Transcription of Finance News Network Interview with RP Data's Head of Research, Tim Lawless.
Lelde Smits: Hello, I’m Lelde Smits for the Finance News Network and joining me fromAustralian property data provider RP Data to discuss the outlook for Australian property in 2013 is Head of Research, Tim Lawless. Tim, welcome back to FNN and Happy New Year.
Tim Lawless: Thanks Lelde, happy to be here.
Lelde Smits: Australia has some of the most expensive property in the world: Do you see prices rising, falling or remaining flat in 2013?
Tim Lawless: I think this year will be a relatively stable year for housing prices, continuing on the trend we saw over the second half of last year where we did see properly values bottom out in May 2012 and the next six months we saw values increase by around about 2 per cent. 2013 is really going to be a year of stabilisation and starting to claw back some of those losses we saw in the marketplace in 2010 and 2011.
Lelde Smits: Which regions do you think could defy the trend and rise this year?
Tim Lawless: Some of those markets that underperformed over the correction phase, areas like Perth and Brisbane, are now starting to show some fairly solid fundamentals. Probably throw Sydney in that basket as well. Markets were generally the long term cycle has been relatively strong, but now we are starting to see more rents rising quite rapidly in those three cities, vacancy rates remain fairly low. And, we are starting to see some very subtle levels of growth return to the market places, at least in the last part of 2012.
So, I think those three cities are probably the best placed in terms of capital cities. But, also look around some of the different sectors of the market place - Units are now out-performing houses, probably mostly due to their affordable price points and generally the fact that they tend to be often strategically located, close to the cities and close to major transport routes.
Lelde Smits: The RBA [Reserve Bank of Australia] lowered the key cash rate to a GFC [Global Financial Crises] low of 3 per cent at the end of 2012. Do you think rates will go up or down in 2013 and how will this impact the property market?
Tim Lawless: I think if anything we will see rates fall further. We’re already seeing economists calling a 100 basis point cut during 2013. I’m not sure if they’ll fall by another 100 basis points, but I think we can expect at least another 1-2 rate cuts, meaning probably down 25-50 basis points. Of course, lower rates are always going to be a positive for the housing market. The balance of course is that rates are moving lower for a reason.
Lelde Smits: Many commentators claim Australian property prices are in a bubble and the Reserve Bank of Australia cutting rates just prolongs the situation. What’s your opinion Tim?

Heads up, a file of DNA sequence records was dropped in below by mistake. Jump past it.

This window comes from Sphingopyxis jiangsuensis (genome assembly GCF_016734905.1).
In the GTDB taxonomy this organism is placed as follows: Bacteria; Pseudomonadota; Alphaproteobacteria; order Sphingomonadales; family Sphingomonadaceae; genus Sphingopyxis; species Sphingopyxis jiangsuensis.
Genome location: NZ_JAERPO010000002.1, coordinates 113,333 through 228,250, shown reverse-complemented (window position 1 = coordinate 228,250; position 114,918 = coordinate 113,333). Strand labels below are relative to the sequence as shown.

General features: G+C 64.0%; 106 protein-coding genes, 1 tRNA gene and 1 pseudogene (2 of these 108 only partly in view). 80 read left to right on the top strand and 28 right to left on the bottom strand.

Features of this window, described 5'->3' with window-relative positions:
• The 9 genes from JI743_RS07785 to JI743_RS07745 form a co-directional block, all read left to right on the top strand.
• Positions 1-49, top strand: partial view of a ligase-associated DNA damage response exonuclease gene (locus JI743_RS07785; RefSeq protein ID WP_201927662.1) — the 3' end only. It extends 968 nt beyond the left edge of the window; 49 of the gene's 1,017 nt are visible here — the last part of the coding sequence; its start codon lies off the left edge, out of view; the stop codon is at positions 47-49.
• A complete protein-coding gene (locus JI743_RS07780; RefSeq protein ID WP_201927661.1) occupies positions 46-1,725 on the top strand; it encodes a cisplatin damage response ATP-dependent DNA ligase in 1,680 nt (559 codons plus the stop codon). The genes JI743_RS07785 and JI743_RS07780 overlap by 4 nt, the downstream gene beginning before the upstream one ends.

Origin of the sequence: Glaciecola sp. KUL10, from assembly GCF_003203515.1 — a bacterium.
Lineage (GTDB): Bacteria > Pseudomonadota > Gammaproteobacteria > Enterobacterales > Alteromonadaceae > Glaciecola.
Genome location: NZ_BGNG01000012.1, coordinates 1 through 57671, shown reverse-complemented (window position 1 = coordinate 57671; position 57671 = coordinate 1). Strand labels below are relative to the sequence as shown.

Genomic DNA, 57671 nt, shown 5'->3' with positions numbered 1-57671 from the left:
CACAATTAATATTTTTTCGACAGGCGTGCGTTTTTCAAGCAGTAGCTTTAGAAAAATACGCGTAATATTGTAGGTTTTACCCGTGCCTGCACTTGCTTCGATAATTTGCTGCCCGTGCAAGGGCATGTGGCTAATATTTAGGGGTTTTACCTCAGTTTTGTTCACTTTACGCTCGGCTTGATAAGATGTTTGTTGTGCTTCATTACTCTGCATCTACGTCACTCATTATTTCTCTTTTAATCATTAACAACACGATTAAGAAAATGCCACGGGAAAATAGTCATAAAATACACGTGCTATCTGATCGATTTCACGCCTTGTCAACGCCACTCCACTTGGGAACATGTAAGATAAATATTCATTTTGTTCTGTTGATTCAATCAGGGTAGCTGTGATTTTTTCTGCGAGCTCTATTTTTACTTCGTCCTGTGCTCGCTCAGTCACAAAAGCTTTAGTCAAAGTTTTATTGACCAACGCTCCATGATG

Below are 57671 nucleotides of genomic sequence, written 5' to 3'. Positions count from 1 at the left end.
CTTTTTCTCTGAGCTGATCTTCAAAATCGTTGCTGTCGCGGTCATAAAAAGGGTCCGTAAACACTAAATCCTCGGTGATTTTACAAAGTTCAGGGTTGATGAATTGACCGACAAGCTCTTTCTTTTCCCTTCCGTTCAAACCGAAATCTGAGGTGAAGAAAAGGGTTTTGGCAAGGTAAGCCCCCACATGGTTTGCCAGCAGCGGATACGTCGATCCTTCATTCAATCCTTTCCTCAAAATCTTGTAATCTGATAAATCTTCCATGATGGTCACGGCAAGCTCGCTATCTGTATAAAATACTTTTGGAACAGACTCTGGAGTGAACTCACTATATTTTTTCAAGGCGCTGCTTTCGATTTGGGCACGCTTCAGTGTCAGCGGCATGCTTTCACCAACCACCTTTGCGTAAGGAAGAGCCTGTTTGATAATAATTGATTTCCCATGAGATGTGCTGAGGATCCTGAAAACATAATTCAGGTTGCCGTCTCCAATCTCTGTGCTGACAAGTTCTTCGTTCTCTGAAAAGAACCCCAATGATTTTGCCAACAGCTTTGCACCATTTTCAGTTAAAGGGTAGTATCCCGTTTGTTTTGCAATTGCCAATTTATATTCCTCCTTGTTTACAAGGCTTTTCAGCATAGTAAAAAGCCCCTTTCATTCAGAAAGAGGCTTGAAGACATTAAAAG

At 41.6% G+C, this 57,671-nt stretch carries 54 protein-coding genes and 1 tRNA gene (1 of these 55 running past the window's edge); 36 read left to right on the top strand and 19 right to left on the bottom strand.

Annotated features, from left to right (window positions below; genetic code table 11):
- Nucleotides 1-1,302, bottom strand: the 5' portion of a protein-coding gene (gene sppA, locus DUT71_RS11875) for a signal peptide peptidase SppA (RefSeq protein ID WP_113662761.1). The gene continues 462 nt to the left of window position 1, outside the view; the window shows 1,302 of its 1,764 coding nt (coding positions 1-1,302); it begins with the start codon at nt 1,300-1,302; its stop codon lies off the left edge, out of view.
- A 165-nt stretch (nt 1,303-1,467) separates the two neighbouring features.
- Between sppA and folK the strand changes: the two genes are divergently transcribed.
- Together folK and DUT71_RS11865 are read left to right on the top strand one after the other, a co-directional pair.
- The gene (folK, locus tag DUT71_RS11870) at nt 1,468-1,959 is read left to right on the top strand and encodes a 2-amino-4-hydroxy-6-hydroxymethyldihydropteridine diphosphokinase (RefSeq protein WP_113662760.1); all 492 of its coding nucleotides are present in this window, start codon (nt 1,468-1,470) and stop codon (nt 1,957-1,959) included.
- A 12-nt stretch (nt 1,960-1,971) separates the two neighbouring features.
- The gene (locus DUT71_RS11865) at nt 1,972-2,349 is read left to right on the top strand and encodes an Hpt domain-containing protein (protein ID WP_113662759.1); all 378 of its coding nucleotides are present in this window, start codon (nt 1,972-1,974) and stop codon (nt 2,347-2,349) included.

Tim Lawless:I think there are some areas in Australia that have been in a bubble, and we’ve seen those bubble burst – look at the Gold Coast, or Cairns or a lot of the lifestyle markets around Australia. We have seen fairly dramatic falls in property values. Even some of the premium segments around the capital city markets. Look at the North Shore of Sydney or the Northern Beaches of Sydney as a pretty good example.
But broadly speaking, from a macro perspective, I don’t think the housing market here is in a bubble. But, what we have seen is a very, I suppose, modest correction. We’ve seen values correct by a little bit more than 7 per cent across the Australian housing market. But we’re already beginning to see signs of the market stabilising, which I think is what the following year does hold.
Lelde Smits: Are there any other areas or segments of the market you think are at risk of these steep falls in the coming?
Tim Lawless:I think what we’re now seeing as the market now transitions out of a resources dominated economy, we are starting to see some of that pain move into those mining sectors. Look at areas like the Pilbara or the Byron Basin in Queensland which is coal dominated, we’re already seeing rents falling and values falling in some of those areas. That is of course of the back of absolutely meteoritic prices rises over the past couple of years on the back of the resource boom. So, I think mining towns probably are one area that’s going to be an underperformer in 2013.
Lelde Smits: Finally Tim, looking ahead which cities will see the biggest increases in residential property prices in the year ahead?
Tim Lawless: I don’t think there’s going to be major increases across any capital cities or any markets around the country. But, I think the over-performers will probably be Brisbane, Perth and Sydney and potentially in that order as well. I think these are the markets that have the best fundamentals, prices are still relatively affordable – particularly in Brisbane and Perth – perhaps not so in Sydney. But, Sydney is being buoyed by different drivers. The fact that there has been virtually a very small amount of new dwelling commencements, so a very small amount of new housing supply coming onto the market. Rents are going up very high and vacancy rates are very low. So, I think many investors will be looking for firstly a rental yield, and really maximising their yield and secondly trying to position for long term capital gains.
Lelde Smits: Tim Lawless, thank you so much for your outlook on the year ahead.
Tim Lawless: Always a pleasure, thank you.